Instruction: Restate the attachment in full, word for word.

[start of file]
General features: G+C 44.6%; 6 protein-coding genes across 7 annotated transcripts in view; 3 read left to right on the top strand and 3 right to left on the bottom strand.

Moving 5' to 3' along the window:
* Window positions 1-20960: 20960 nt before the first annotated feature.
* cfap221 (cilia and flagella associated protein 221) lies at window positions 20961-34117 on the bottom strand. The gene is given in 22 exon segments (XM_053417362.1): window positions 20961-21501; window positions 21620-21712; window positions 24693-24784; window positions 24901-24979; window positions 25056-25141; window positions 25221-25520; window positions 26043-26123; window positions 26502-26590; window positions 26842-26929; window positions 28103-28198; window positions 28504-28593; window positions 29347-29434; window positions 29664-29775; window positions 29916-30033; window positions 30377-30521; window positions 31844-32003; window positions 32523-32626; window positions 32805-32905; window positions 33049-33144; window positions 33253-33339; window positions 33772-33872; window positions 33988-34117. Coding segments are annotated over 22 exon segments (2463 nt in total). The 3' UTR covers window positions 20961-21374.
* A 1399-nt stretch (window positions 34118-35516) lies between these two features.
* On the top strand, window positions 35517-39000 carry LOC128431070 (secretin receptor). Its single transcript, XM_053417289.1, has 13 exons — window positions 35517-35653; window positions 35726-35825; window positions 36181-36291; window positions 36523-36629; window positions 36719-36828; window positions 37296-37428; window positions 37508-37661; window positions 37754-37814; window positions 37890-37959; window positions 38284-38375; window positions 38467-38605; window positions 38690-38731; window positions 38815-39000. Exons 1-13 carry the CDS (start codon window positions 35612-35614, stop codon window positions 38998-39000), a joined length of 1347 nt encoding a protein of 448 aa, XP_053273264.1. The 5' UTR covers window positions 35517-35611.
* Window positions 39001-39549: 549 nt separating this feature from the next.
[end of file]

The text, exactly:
General features: G+C 44.6%; 6 protein-coding genes across 7 annotated transcripts in view; 3 read left to right on the top strand and 3 right to left on the bottom strand.

Moving 5' to 3' along the window:
* Window positions 1-20960: 20960 nt before the first annotated feature.
* cfap221 (cilia and flagella associated protein 221) lies at window positions 20961-34117 on the bottom strand. The gene is given in 22 exon segments (XM_053417362.1): window positions 20961-21501; window positions 21620-21712; window positions 24693-24784; window positions 24901-24979; window positions 25056-25141; window positions 25221-25520; window positions 26043-26123; window positions 26502-26590; window positions 26842-26929; window positions 28103-28198; window positions 28504-28593; window positions 29347-29434; window positions 29664-29775; window positions 29916-30033; window positions 30377-30521; window positions 31844-32003; window positions 32523-32626; window positions 32805-32905; window positions 33049-33144; window positions 33253-33339; window positions 33772-33872; window positions 33988-34117. Coding segments are annotated over 22 exon segments (2463 nt in total). The 3' UTR covers window positions 20961-21374.
* A 1399-nt stretch (window positions 34118-35516) lies between these two features.
* On the top strand, window positions 35517-39000 carry LOC128431070 (secretin receptor). Its single transcript, XM_053417289.1, has 13 exons — window positions 35517-35653; window positions 35726-35825; window positions 36181-36291; window positions 36523-36629; window positions 36719-36828; window positions 37296-37428; window positions 37508-37661; window positions 37754-37814; window positions 37890-37959; window positions 38284-38375; window positions 38467-38605; window positions 38690-38731; window positions 38815-39000. Exons 1-13 carry the CDS (start codon window positions 35612-35614, stop codon window positions 38998-39000), a joined length of 1347 nt encoding a protein of 448 aa, XP_053273264.1. The 5' UTR covers window positions 35517-35611.
* Window positions 39001-39549: 549 nt separating this feature from the next.